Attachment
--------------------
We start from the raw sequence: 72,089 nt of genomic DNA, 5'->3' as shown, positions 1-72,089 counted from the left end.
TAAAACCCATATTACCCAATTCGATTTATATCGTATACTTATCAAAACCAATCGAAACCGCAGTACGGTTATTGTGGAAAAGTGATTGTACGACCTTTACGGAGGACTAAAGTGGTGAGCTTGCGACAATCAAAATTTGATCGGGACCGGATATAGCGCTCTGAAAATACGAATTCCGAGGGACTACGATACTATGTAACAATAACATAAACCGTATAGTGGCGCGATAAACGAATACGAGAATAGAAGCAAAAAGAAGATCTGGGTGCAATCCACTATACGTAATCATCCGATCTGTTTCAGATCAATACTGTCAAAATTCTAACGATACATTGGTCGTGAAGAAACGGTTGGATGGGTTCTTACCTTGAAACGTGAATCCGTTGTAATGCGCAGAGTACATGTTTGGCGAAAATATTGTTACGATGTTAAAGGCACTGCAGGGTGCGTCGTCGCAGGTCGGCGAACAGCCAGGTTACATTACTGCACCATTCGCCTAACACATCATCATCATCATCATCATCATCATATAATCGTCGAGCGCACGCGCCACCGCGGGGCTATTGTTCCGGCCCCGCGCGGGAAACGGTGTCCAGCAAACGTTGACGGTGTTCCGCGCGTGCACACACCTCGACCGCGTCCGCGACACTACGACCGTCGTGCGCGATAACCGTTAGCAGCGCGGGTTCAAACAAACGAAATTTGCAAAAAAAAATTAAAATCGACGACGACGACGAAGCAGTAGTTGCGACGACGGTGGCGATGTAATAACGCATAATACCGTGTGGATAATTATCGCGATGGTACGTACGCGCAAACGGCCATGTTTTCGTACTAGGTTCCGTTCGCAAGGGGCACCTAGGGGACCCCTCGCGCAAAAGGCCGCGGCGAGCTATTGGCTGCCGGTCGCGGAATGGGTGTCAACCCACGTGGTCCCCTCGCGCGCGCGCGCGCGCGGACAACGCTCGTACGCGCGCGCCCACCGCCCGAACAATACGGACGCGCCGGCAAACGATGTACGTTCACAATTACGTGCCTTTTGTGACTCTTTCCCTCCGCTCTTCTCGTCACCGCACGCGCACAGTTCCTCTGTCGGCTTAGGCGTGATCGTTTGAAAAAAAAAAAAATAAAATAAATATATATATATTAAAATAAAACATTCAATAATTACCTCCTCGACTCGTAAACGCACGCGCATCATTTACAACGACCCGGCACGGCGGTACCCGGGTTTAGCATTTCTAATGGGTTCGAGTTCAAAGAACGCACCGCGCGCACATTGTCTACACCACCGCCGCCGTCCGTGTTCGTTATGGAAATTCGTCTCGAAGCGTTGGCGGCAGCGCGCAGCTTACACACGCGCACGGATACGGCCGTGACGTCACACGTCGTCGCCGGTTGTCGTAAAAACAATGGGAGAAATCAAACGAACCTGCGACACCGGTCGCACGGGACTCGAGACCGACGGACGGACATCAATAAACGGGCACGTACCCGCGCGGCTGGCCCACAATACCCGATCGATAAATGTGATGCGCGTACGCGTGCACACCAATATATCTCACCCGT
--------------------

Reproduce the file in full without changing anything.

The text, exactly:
We start from the raw sequence: 72,089 nt of genomic DNA, 5'->3' as shown, positions 1-72,089 counted from the left end.
TAAAACCCATATTACCCAATTCGATTTATATCGTATACTTATCAAAACCAATCGAAACCGCAGTACGGTTATTGTGGAAAAGTGATTGTACGACCTTTACGGAGGACTAAAGTGGTGAGCTTGCGACAATCAAAATTTGATCGGGACCGGATATAGCGCTCTGAAAATACGAATTCCGAGGGACTACGATACTATGTAACAATAACATAAACCGTATAGTGGCGCGATAAACGAATACGAGAATAGAAGCAAAAAGAAGATCTGGGTGCAATCCACTATACGTAATCATCCGATCTGTTTCAGATCAATACTGTCAAAATTCTAACGATACATTGGTCGTGAAGAAACGGTTGGATGGGTTCTTACCTTGAAACGTGAATCCGTTGTAATGCGCAGAGTACATGTTTGGCGAAAATATTGTTACGATGTTAAAGGCACTGCAGGGTGCGTCGTCGCAGGTCGGCGAACAGCCAGGTTACATTACTGCACCATTCGCCTAACACATCATCATCATCATCATCATCATCATATAATCGTCGAGCGCACGCGCCACCGCGGGGCTATTGTTCCGGCCCCGCGCGGGAAACGGTGTCCAGCAAACGTTGACGGTGTTCCGCGCGTGCACACACCTCGACCGCGTCCGCGACACTACGACCGTCGTGCGCGATAACCGTTAGCAGCGCGGGTTCAAACAAACGAAATTTGCAAAAAAAAATTAAAATCGACGACGACGACGAAGCAGTAGTTGCGACGACGGTGGCGATGTAATAACGCATAATACCGTGTGGATAATTATCGCGATGGTACGTACGCGCAAACGGCCATGTTTTCGTACTAGGTTCCGTTCGCAAGGGGCACCTAGGGGACCCCTCGCGCAAAAGGCCGCGGCGAGCTATTGGCTGCCGGTCGCGGAATGGGTGTCAACCCACGTGGTCCCCTCGCGCGCGCGCGCGCGCGGACAACGCTCGTACGCGCGCGCCCACCGCCCGAACAATACGGACGCGCCGGCAAACGATGTACGTTCACAATTACGTGCCTTTTGTGACTCTTTCCCTCCGCTCTTCTCGTCACCGCACGCGCACAGTTCCTCTGTCGGCTTAGGCGTGATCGTTTGAAAAAAAAAAAAATAAAATAAATATATATATATTAAAATAAAACATTCAATAATTACCTCCTCGACTCGTAAACGCACGCGCATCATTTACAACGACCCGGCACGGCGGTACCCGGGTTTAGCATTTCTAATGGGTTCGAGTTCAAAGAACGCACCGCGCGCACATTGTCTACACCACCGCCGCCGTCCGTGTTCGTTATGGAAATTCGTCTCGAAGCGTTGGCGGCAGCGCGCAGCTTACACACGCGCACGGATACGGCCGTGACGTCACACGTCGTCGCCGGTTGTCGTAAAAACAATGGGAGAAATCAAACGAACCTGCGACACCGGTCGCACGGGACTCGAGACCGACGGACGGACATCAATAAACGGGCACGTACCCGCGCGGCTGGCCCACAATACCCGATCGATAAATGTGATGCGCGTACGCGTGCACACCAATATATCTCACCCGT